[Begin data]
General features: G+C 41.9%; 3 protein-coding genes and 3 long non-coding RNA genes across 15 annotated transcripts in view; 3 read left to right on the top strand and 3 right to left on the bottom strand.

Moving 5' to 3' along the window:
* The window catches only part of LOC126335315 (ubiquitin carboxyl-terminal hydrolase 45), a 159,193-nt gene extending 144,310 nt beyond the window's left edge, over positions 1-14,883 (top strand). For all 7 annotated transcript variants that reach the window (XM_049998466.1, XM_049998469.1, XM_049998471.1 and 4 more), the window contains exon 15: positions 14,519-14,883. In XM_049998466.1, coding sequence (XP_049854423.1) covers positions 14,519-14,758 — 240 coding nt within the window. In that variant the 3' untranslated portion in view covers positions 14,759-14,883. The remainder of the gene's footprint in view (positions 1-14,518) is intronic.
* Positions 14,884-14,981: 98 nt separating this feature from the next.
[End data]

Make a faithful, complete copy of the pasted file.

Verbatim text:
General features: G+C 41.9%; 3 protein-coding genes and 3 long non-coding RNA genes across 15 annotated transcripts in view; 3 read left to right on the top strand and 3 right to left on the bottom strand.

Moving 5' to 3' along the window:
* The window catches only part of LOC126335315 (ubiquitin carboxyl-terminal hydrolase 45), a 159,193-nt gene extending 144,310 nt beyond the window's left edge, over positions 1-14,883 (top strand). For all 7 annotated transcript variants that reach the window (XM_049998466.1, XM_049998469.1, XM_049998471.1 and 4 more), the window contains exon 15: positions 14,519-14,883. In XM_049998466.1, coding sequence (XP_049854423.1) covers positions 14,519-14,758 — 240 coding nt within the window. In that variant the 3' untranslated portion in view covers positions 14,759-14,883. The remainder of the gene's footprint in view (positions 1-14,518) is intronic.
* Positions 14,884-14,981: 98 nt separating this feature from the next.